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Interventions

 

Since the 1980s, the politics of remembrance and the central place held by the Holocaust therein have moved into the focus of a global cultural policy debate. Triggered by popular formats such as TV series, the establishment of Holocaust museums, and the erection of memorial sites and memorials, and by documentations, feature films, plays, as well as exhibitions, the highly controversial debate has addressed and continues to address the question of the sense and form of Holocaust remembrance as well as its possibilities and limits.

 

The Vienna Wiesenthal Institute for Holocaust Studies (VWI) understands its educational mission as the task of preserving the visibility of the cultural context of remembrance and the media anthropological background as well as the discursive context of popular remembrance of the Holocaust and other genocides for its audience. The materiality and the act of remembrance itself are focussed on by making these the very topic and issue of educational questions. This is achieved on the one hand via academic debate and reasoning, on the other by testing the issue in various contexts by experiment. The latter takes place in the framework of “Interventions in Public Spaces”, involving especially artists and writers.

 

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Echoes, memories, and aftereffects – resonances – are usually laden with emotion, sentimental and individual. The aim of this event series is therefore to cultivate anew a conversation beyond the today much discussed ‘echo chambers’ of social media and to offer a space for mutual thought and reflection – in other words for resonating – at the intersection of living memory, collective memory, and scholarly analysis: Different aspects of, approaches to, and perspectives on the research areas of the VWI will be sounded out here; intergenerational conversations will be enabled; questioning, ruminating, and doubting will be allowed – borrowing freely from the words of Bertolt Brecht and Marcel Reich-Ranicki: “Curtains closed and all the questions open.”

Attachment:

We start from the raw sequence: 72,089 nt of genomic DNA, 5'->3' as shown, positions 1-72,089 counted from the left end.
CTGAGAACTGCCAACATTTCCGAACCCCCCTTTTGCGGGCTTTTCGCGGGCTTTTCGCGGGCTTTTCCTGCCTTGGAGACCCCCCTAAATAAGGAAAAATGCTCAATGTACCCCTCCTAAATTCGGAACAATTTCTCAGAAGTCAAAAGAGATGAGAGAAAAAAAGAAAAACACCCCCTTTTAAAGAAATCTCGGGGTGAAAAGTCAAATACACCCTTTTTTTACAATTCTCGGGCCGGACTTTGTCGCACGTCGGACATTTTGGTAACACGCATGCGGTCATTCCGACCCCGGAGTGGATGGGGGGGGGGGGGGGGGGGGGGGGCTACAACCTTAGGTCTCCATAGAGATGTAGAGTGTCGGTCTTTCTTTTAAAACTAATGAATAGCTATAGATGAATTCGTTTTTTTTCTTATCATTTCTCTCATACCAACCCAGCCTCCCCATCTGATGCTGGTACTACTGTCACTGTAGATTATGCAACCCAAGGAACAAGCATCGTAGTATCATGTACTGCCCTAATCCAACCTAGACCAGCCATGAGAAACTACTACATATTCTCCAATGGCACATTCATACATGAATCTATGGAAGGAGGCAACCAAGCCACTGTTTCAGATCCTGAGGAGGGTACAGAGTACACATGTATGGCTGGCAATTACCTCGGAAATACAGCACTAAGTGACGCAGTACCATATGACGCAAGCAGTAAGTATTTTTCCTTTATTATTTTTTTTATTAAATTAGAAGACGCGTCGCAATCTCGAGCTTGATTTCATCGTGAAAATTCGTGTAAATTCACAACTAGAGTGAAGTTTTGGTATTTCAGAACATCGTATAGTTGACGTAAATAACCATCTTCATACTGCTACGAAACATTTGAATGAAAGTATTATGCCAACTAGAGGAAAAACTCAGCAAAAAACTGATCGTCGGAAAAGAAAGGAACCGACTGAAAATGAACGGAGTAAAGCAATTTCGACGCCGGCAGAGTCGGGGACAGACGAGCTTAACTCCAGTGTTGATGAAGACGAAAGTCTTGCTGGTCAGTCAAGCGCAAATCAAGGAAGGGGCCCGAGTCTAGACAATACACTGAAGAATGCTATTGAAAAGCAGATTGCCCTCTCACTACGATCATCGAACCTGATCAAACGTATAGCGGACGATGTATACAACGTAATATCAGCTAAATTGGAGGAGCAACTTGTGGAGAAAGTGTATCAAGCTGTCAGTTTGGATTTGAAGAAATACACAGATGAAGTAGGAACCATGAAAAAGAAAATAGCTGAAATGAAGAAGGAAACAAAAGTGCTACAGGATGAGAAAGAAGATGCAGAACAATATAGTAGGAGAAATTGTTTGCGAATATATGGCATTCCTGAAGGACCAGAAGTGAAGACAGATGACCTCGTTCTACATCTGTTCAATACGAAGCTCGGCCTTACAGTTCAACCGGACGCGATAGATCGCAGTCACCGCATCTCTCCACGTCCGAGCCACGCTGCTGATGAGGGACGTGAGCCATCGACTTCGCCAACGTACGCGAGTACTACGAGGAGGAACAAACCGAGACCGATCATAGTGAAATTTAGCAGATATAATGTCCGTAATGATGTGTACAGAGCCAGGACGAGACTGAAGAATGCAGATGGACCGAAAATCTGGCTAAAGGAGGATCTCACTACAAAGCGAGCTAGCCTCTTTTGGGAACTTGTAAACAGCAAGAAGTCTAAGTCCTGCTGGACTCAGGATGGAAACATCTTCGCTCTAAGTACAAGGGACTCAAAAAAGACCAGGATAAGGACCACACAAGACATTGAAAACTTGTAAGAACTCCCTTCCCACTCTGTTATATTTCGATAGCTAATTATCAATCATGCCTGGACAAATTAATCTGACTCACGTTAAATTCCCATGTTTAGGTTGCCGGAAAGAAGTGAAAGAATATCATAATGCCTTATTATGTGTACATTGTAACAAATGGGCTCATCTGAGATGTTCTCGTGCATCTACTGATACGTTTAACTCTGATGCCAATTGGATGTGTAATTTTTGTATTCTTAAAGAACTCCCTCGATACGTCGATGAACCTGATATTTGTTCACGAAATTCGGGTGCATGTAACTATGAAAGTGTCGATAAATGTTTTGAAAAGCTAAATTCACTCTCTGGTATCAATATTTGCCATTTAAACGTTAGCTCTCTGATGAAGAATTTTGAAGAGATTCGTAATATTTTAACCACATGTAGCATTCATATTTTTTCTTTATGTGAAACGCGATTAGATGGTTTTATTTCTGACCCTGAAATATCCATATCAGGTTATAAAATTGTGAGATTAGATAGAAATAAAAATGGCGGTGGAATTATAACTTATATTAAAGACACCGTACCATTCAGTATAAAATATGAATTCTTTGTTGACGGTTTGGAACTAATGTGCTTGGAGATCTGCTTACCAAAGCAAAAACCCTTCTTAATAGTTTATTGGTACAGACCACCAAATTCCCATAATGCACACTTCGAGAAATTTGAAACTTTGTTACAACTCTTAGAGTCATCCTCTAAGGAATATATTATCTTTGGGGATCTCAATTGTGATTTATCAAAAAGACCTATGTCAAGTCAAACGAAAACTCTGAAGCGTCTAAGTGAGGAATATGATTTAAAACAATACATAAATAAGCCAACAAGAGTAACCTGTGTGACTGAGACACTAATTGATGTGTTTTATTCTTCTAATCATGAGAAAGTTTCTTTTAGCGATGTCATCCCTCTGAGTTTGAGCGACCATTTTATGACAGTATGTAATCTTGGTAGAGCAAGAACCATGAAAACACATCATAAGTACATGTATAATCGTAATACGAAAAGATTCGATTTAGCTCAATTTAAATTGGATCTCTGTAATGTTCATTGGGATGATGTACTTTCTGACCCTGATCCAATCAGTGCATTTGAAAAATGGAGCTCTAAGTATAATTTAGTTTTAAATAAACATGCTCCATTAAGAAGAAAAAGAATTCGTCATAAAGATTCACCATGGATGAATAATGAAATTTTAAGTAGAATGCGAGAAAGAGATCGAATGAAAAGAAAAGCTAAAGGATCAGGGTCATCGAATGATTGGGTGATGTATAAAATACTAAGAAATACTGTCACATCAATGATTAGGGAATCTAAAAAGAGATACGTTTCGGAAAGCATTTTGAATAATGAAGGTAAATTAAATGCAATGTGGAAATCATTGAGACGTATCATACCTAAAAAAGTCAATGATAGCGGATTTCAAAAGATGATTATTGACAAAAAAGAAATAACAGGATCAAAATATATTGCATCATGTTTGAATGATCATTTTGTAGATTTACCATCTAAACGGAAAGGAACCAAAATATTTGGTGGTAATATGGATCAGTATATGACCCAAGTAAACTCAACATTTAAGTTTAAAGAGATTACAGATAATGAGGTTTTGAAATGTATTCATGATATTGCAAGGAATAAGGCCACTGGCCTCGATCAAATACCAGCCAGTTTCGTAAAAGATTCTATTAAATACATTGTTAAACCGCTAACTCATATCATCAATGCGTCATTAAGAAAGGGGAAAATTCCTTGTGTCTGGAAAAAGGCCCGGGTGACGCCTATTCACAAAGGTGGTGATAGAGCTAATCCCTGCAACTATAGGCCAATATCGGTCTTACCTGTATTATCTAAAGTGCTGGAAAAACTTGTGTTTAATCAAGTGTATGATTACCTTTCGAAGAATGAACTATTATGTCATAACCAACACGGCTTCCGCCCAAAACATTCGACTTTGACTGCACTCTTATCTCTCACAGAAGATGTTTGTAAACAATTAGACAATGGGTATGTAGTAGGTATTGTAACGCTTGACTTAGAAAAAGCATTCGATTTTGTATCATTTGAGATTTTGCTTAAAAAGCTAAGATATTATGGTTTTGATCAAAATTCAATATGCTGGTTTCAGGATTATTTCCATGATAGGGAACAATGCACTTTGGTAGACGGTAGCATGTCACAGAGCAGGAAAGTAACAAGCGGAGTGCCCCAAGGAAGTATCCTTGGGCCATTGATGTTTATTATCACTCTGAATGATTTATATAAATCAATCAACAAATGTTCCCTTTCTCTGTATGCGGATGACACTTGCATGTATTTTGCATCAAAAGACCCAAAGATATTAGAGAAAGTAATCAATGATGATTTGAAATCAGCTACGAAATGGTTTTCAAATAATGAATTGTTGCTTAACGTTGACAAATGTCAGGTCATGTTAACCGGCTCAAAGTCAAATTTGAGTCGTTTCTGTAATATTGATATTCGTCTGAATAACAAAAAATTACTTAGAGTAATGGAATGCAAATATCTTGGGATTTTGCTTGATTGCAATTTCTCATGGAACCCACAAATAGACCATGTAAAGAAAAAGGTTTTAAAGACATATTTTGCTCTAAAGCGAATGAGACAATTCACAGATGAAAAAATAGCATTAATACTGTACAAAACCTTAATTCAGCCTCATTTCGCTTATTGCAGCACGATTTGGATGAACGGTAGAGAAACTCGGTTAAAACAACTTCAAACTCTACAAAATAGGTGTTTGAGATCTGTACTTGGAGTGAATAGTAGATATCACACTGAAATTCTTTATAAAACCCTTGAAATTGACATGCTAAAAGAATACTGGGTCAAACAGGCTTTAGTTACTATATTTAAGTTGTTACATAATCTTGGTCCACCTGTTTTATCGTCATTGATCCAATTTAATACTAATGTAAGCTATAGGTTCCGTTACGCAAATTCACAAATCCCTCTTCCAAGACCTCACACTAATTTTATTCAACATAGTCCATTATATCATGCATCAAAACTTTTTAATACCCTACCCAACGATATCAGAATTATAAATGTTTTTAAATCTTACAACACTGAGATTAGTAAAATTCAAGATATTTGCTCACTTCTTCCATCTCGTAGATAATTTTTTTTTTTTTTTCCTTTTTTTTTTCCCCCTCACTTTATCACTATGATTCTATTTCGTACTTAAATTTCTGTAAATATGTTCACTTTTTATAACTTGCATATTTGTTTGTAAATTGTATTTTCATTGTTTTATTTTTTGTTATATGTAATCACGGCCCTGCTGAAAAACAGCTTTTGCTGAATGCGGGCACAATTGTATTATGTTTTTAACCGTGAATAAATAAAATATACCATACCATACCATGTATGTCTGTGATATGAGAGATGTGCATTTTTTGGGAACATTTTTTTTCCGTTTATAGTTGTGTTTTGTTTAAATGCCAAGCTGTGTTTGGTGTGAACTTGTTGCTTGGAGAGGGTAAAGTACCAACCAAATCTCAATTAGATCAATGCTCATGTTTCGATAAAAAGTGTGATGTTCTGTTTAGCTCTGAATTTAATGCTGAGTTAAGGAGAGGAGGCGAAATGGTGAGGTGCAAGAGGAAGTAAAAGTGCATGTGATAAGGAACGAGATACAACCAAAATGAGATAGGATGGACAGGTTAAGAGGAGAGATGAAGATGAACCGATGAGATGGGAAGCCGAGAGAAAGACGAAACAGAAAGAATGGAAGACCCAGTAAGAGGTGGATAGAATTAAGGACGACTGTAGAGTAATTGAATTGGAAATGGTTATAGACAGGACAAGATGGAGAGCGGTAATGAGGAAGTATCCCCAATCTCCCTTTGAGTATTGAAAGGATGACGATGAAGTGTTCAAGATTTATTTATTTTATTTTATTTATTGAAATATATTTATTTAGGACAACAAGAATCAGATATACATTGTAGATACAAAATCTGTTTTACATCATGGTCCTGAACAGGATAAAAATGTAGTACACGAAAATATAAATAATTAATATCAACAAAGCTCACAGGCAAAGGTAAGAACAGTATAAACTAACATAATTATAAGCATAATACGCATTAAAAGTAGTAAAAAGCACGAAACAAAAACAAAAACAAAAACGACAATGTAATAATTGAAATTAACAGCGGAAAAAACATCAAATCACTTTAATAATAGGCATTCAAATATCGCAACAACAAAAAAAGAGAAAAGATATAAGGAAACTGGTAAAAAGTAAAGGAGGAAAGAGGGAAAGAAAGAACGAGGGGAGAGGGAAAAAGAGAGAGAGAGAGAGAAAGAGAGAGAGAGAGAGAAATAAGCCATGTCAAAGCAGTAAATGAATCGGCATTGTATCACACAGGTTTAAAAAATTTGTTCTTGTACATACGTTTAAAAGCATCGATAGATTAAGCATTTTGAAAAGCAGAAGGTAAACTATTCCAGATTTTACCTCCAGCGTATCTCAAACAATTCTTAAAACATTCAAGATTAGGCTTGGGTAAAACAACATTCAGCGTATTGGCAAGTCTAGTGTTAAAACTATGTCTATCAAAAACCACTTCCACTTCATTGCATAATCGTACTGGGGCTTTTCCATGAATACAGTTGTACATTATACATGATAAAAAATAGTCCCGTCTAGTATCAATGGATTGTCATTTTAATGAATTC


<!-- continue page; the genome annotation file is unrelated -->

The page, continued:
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Anat Gilboa: Imaging the Unimaginable. The Holocaust in Israeli Visual Culture
   

Tuesday, 10. December 2019, 18:00 - 20:00

Wiener Wiesenthal Institute, Research Lounge, 1010 Vienna, Rabensteig 3, 3rd Floor

 

This talk analyses the reconstruction of traditional concepts of the ‘Jewish mother’ through visual culture. Based on the 1943 photograph of the Warsaw Ghetto by the Viennese-born Nazi officer Franz Konrad, Nir Hod, an Israeli-born artist, created a series of paintings entitled Mother (2012). In the series, one of the photographed women is painted on several large canvases. The work was influenced by the postwar German artist Gerhard Richter, whose photography-based paintings such as Onkel Rudi (1965) were important references for the Israeli artist. Hod chose to depict an overlooked female figure in the photo and painted her. As opposed to the German artist, whose paintings underline the importance of documenting Germany’s Nazi past and its ideology, Hod chose not to commemorate the past but to use the photograph to paint a better future.

In her talk, Dr. Gilboa will argue that Hod’s work is a visual discourse, promoting cultural internationality and gender equality. She will demonstrate that he utilises the photograph-based painting not just as a reminder of the past, but to offer alternatives to traditional assumptions. To support this argument, she will consider discussions such as Ulrike Brunotte’s studies on traditional gender roles in Judaism as well as in antisemitism. In summary, by dedicating a series of paintings entitled Mother to an overlooked female figure in a photograph of the Warsaw Ghetto, Nir Hod created a symbolic figure of a modern woman whose role as a ‘Jewish Mother’ is a manifestation of modernity.

Please keep in mind that registration is mandatory for participation This email address is being protected from spambots. You need JavaScript enabled to view it..
Please also note that, due to increased security measures, identity checking procedures may take place – Please have your passport or identity card at hand for any eventuality. By participating in this event, you agree to the publication of any photos, videos, or audio recordings created in the framework of the event.

Download the invitation as PDF.

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The Vienna Wiesenthal Institute for Holocaust Studies (VWI) is funded by:

 

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